Records Fall As Diamondbacks Rookie Tyler Gilbert Throws No-Hitter In First Major League Start
Move over, Bobo.
Until Saturday night, Bobo Holloman was the only pitcher of baseball’s modern era (since 1901) to pitch a hitless game in his first start. Now Tyler Gilbert has joined him.
Like Holloman, who pitched his for the St. Louis Browns on May 6, 1953, Gilbert had pitched a few times in relief on a club destined for finish last. Neither faced any pressure.
Even after Gilbert muzzled the San Diego Padres, 7-0, his Arizona Diamondbacks sat in the cellar of the National League West with a worst-in-baseball 38-80 record that left them 37½ games behind the front-running San Francisco Giants.
But there was still much to celebrate – a least for the rookie left-hander.
In pitching the first complete game of his professional career, Gilbert became the first man to work nine hitless innings in Chase Field, the domed downtown Phoenix ballpark that opened in 1998. The losing pitcher for San Diego was Joe Musgrove, author of the first no-hitter of 2021.
Gilbert joined Hall of Famer Randy Johnson and the well-traveled Edwin Jackson as Arizona pitchers who authored no-hitters, though both of the others came on the road.
It was not only the eighth no-hitter of the season – tying a modern-era mark – but the first since June 24, when four Cubs blanked the Dodgers in Los Angeles three days after umpires began inspecting pitchers suspected of applying slippery substances to accelerate spin rate.
The Gilbert gem also the first against the Padres since four Dodgers pitchers held them hitless in 2018.
The big question now is what the future holds for Tyler Gilbert.
He definitely doesn’t want to become another Bobo Holloman, whose career consisted of a 3-7 record, 5.23 earned run average, and one complete game – the no-hitter – out of 10 starts. Two years after Holloman made history, both he and the two teams involved – the St. Louis Browns and Philadelphia Athletics – had disappeared into the dustbin of baseball footnotes.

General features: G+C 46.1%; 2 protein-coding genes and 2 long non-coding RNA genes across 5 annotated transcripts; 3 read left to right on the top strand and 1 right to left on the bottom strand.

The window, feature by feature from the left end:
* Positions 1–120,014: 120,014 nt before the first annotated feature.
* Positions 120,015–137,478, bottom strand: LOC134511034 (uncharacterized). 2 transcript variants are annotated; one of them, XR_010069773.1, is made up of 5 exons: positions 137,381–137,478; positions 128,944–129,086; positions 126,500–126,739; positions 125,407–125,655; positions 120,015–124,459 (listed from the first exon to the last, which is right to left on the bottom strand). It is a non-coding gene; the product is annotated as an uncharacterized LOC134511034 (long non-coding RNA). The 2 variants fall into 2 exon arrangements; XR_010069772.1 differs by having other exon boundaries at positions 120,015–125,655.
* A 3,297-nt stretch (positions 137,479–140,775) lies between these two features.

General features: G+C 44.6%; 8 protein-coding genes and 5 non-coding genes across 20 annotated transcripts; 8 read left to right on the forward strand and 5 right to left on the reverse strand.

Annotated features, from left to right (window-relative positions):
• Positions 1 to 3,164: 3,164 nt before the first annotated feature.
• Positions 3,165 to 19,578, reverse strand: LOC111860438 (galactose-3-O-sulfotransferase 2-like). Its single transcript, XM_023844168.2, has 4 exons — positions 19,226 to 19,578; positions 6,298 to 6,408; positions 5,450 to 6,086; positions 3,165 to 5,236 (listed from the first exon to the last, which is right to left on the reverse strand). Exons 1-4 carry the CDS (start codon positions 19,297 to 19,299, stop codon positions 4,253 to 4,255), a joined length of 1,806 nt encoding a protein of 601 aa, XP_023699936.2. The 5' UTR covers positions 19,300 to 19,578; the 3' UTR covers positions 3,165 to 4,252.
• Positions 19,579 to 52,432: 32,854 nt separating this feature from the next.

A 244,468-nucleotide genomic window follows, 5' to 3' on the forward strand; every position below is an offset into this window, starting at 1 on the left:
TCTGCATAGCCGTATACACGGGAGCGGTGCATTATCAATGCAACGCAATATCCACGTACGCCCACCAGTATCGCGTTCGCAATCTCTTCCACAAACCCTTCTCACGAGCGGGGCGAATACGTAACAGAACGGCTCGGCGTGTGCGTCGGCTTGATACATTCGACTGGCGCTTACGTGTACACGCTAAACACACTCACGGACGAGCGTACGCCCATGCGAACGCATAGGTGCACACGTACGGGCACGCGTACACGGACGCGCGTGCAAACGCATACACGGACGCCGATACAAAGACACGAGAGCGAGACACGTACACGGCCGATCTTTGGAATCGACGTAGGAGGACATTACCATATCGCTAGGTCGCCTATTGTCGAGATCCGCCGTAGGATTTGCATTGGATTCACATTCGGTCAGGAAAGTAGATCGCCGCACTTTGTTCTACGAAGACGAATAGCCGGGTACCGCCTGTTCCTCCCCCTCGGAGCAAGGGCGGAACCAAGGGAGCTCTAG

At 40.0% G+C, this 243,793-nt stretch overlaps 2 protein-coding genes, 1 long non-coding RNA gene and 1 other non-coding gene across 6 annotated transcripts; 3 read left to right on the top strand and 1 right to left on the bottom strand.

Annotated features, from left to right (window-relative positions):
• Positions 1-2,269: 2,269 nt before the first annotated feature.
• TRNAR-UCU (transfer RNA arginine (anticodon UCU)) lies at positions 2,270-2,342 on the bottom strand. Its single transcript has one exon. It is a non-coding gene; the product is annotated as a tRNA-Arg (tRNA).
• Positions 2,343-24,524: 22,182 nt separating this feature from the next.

Holloman pitched only that single season in the majors, while the Browns became the Baltimore Orioles in 1954 and A’s moved to Kansas City a year later.
Like Bill Veeck’s Browns nearly 70 years earlier, the D’backs need to build from the bottom up. They shaved $5.5 million off their payroll before the trade deadline, moving veterans Stephen Vogt, Tim Locastro, Joakim Soria, and Eduardo Escobar to contenders, but still carry a payroll of $89,089,346, ranked 21st in the majors according to Spotrac.
With contracts expiring for five players and manager Torey Lovullo after this season, the club could save more.
At the moment, veteran starting pitcher Madison Bumgarner is the highest-paid player at $19 million, with outfielder Kole Calhoun second at $9 million. Bumgarner himself pitched a “no-hitter” in Atlanta earlier this season but did not get credit for it because it occurred in the second game of a doubleheader and went seven innings rather than nine.
Even without Bumgarner’s game, which would have been the first no-hitter of his career, MLB has tied the Modern Era single-season mark of eight, last accomplished in 1991.
There is some discrepancy over the all-time record, however, with Baseball-Reference.com listing 12 in 1884 but other sources saying only eight occurred that year. Various pitching rules changes introduced that season are the probable reasons for the statistical disagreement.
Gilbert, a 27-year-old California native, spent most of his six-year career as a relief pitcher in the minor leagues, first in the farm system of the Philadelphia Phillies and later with the Los Angeles Dodgers. He came to Arizona as a Rule 5 draft pick.
Since Arizona has nothing to lose by looking at new players over the last six weeks, Gilbert is virtually certain to remain in the rotation. Although he was hit hard during the no-hitter, he made a strong impression by throwing strikes. He wound up with five strikeouts and three walks.